At the end of our recent RADlabs launch event, our Chief Technology Officer Jonathan Eastgate said, “how fitting that we are launching RADlabs and using one of mankind’s earliest technological inventions.” He was referring to the cake knife in his hand and RADLabs being a team of researchers and developers building innovative technologies aimed at improving the field service industry.
I’m sure the first lazy caveman who clubbed a kill somewhere and crafted the first knife to prepare his meal didn’t expect his invention to one day be used in civilized cake cutting ceremonies. I believe a lot of innovation comes out of laziness - a drive to find an easier and better way to do things that are just too hard, that often just won’t get done.
How many inventions that have stood the test of time were truly envisioned as becoming as important and world changing as they are now. It’s not just the invention, it's also how we use it…different tradesmen can use the same tools and create very different outcomes both in a finished product and in the quality of the workmanship.
When I think about the internet I sometimes think about cryptography, one of the earliest innovations of something that is widely used on the internet today, and its thousands of years old.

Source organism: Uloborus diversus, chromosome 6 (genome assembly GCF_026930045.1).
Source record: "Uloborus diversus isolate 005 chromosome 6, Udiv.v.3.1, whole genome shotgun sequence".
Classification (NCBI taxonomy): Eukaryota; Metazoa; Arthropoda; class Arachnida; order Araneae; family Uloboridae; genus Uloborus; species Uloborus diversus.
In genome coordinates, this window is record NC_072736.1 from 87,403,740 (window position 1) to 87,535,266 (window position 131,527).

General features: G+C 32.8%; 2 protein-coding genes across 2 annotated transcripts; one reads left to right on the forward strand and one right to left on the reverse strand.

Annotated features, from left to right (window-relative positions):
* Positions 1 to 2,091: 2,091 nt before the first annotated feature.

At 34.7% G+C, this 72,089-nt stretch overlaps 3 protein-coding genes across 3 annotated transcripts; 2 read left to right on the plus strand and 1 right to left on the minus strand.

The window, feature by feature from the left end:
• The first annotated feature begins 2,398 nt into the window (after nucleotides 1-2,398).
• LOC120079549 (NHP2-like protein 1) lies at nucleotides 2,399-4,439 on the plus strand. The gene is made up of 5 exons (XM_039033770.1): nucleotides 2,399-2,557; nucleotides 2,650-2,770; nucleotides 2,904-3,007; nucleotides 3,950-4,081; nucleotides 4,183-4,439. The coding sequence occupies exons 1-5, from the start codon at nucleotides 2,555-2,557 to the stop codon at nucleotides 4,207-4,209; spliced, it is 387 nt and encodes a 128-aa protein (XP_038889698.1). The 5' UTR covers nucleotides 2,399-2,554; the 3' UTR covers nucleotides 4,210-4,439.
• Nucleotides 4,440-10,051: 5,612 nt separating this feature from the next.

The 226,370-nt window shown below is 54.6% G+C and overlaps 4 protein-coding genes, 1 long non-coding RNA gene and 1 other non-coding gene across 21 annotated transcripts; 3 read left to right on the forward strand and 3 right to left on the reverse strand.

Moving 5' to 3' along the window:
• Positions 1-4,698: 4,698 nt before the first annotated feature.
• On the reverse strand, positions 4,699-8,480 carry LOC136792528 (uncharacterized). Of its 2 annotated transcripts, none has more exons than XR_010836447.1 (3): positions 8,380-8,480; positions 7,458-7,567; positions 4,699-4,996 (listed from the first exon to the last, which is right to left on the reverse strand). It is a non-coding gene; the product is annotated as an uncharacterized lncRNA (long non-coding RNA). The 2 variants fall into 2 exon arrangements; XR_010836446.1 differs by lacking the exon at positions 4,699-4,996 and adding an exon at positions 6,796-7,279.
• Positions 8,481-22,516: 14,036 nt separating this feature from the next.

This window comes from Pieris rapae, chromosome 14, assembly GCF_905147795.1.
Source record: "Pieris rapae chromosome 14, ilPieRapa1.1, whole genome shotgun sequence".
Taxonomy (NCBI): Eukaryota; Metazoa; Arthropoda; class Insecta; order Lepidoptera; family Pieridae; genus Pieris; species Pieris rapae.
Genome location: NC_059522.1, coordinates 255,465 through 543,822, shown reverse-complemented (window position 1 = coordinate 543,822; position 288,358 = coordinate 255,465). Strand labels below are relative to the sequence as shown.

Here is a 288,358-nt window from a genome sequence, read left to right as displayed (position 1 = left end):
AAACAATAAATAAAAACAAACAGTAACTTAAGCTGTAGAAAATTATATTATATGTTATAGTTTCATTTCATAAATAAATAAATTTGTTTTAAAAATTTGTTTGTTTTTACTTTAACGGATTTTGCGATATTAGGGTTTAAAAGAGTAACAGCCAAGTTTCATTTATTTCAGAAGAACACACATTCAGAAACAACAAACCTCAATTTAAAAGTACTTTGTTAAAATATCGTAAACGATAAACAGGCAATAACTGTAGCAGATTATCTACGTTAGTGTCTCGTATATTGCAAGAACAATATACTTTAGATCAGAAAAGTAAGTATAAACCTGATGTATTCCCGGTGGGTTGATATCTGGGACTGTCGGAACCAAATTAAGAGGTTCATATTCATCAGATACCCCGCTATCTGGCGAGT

Cryptography has a few different forms. The oldest one is what we now refer to as “private key” cryptography. It began as a form of secretive communication between a small group of people which required a key to decipher. The nature of this form of cryptography meant that a message seen as plain English could end up with an entirely different meaning once deciphered with a key.
The mathematics of cryptography is based on the notion that the outcome of an equation is easier to reach but much harder to undo - i.e. getting the sum of an equation is much easier than figuring out what the equation was from the final sum.
I believe this holds true for all technologies, the obvious and closest one to my heart being simPRO. When we first started, we had too many friends running their companies by working a hundred hours a week and going broke at the end of it. That’s no one’s dream, but a common outcome for those of us bitten with the urge to build something ourselves.
We saw a better way for our friends, our customers and for the 90,000 people using simPRO on a daily basis. We believe we have made an impact and given those people a better way to do things. simPRO has thus been able to give them back the reason for going into business in the first place.
It still astounds me to see the different way in which two businesses from the outside may look identical, but their outcomes from their tools, technology such as simPRO, can be completely different depending on their approach, attitudes and how simPRO is used within the company.
Human ingenuity always flourishes and finds new and exciting ways to jump forward. Technology enables us to do more, to do it more effectively, but it’s that drive, that ingenuity that seems to be the deciding factor for fantastic success.